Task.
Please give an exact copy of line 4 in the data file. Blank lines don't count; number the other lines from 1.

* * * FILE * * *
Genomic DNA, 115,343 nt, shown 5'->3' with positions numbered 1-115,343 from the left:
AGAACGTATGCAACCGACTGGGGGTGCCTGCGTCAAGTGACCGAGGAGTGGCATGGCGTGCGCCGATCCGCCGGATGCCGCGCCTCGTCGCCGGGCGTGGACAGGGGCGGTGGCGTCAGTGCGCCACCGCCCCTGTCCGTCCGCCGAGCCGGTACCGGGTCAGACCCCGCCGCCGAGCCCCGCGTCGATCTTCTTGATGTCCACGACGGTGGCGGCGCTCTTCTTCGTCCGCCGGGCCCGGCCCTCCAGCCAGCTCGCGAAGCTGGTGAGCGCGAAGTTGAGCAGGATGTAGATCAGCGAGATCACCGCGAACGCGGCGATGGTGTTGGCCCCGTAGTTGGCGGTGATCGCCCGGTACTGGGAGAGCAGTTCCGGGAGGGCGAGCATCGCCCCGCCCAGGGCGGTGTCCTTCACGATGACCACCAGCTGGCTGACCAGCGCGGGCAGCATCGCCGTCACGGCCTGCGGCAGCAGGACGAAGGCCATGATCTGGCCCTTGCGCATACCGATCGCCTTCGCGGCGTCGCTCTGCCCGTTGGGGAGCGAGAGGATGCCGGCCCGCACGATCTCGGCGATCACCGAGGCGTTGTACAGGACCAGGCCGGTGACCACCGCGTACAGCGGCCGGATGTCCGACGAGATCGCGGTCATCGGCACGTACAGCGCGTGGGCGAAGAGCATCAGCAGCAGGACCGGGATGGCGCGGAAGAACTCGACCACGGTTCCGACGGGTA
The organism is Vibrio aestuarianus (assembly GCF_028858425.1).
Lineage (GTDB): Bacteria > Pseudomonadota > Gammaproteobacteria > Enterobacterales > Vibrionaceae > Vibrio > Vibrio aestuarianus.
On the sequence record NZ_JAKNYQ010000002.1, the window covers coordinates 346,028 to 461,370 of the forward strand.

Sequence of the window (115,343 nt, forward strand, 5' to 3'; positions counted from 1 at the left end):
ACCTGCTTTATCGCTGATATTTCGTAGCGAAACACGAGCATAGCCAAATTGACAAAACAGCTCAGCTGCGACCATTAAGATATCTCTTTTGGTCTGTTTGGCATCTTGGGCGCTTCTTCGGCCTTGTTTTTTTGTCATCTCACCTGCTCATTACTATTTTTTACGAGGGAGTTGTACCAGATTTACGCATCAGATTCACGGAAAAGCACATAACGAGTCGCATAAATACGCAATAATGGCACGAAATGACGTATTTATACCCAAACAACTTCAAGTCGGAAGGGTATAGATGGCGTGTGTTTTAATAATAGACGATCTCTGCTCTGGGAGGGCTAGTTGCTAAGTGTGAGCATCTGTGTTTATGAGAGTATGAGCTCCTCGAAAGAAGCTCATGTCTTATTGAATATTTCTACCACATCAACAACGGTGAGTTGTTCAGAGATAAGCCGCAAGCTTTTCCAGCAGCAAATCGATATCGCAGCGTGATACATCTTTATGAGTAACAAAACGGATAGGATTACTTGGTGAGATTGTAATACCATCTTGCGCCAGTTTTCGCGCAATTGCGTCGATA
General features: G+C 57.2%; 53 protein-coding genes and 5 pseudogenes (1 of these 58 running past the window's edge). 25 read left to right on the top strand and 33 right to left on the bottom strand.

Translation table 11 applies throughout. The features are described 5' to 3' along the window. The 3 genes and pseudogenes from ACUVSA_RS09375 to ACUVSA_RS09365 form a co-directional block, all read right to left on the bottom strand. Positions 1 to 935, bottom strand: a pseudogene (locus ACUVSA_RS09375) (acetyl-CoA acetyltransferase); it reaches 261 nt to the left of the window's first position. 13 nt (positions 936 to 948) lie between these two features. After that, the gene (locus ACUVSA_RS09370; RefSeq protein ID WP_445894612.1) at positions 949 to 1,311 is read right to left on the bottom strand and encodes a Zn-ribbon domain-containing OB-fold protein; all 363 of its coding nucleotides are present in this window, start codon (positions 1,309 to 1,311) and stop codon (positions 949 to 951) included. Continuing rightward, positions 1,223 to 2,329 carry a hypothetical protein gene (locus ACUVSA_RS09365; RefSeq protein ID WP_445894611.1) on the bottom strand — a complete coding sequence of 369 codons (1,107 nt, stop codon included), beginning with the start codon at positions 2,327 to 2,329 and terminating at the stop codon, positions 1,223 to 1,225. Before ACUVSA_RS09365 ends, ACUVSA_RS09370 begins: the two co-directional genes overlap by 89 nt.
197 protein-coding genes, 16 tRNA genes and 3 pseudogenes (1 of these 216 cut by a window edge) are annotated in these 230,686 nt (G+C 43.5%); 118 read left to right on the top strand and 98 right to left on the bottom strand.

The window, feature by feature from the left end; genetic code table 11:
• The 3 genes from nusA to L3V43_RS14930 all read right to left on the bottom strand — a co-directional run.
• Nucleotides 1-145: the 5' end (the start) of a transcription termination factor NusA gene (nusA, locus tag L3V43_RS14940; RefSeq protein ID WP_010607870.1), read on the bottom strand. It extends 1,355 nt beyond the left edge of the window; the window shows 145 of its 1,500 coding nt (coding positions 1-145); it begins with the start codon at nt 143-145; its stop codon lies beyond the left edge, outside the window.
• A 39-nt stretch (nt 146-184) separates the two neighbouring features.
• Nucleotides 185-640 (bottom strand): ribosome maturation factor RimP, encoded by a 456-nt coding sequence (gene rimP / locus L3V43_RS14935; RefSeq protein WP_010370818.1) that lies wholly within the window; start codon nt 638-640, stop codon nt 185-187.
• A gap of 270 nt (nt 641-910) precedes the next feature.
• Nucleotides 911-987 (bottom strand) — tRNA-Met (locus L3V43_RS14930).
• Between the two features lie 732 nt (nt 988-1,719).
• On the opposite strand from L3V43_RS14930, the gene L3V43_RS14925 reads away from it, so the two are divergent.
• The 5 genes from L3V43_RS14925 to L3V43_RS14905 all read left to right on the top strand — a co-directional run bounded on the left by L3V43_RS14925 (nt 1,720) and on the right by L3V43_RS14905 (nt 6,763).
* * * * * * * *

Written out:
Lineage (GTDB): Bacteria > Pseudomonadota > Gammaproteobacteria > Enterobacterales > Vibrionaceae > Vibrio > Vibrio aestuarianus.